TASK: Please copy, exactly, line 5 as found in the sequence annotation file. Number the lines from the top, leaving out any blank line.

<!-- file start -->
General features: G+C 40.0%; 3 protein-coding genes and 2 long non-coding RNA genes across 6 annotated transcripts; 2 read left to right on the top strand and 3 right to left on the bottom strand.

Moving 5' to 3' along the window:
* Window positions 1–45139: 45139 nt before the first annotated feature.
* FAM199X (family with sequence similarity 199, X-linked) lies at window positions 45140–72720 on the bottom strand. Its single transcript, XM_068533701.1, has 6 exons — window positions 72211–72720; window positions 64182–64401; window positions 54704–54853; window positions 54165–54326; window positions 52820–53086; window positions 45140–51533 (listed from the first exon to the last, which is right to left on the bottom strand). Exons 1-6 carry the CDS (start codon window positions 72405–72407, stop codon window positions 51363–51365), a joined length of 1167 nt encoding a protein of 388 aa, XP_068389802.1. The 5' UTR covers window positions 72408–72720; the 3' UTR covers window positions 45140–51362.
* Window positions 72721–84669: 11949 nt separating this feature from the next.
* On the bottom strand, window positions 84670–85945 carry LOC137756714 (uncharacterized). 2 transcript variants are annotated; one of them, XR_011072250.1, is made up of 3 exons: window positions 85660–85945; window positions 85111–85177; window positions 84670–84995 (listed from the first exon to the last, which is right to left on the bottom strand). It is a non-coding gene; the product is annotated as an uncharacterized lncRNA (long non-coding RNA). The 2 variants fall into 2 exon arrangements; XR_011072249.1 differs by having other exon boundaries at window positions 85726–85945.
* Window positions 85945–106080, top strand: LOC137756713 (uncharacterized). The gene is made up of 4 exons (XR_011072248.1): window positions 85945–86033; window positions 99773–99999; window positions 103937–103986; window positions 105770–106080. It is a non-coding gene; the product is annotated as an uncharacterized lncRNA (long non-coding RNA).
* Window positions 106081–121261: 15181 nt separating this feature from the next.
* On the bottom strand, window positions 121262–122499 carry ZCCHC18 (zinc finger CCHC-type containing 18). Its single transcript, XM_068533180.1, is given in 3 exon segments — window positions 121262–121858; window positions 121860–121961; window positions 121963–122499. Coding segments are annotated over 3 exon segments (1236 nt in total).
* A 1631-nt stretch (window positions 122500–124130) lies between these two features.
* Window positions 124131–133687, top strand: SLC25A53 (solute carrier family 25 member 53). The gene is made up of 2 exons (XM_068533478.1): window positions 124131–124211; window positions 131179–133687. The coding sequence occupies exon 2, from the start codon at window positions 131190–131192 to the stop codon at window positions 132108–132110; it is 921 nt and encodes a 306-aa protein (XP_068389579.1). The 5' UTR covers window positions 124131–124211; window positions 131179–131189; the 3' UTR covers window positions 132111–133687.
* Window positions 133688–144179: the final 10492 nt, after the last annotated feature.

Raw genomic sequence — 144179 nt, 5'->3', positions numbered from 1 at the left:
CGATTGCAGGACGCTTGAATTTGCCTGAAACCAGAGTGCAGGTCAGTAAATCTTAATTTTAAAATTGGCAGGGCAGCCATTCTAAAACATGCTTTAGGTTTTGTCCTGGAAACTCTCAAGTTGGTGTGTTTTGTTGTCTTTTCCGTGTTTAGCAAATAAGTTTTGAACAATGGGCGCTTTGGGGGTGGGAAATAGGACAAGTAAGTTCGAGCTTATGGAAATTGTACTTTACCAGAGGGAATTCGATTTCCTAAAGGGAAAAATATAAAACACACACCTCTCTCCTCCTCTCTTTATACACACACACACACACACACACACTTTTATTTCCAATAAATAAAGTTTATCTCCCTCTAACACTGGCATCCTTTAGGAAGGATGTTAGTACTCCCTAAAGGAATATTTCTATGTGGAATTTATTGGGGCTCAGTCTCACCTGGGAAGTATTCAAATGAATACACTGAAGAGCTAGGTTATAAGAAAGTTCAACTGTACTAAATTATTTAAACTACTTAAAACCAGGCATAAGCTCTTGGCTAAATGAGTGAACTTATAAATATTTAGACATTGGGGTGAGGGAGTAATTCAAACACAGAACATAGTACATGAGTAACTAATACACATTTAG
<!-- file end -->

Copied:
* Window positions 72721–84669: 11949 nt separating this feature from the next.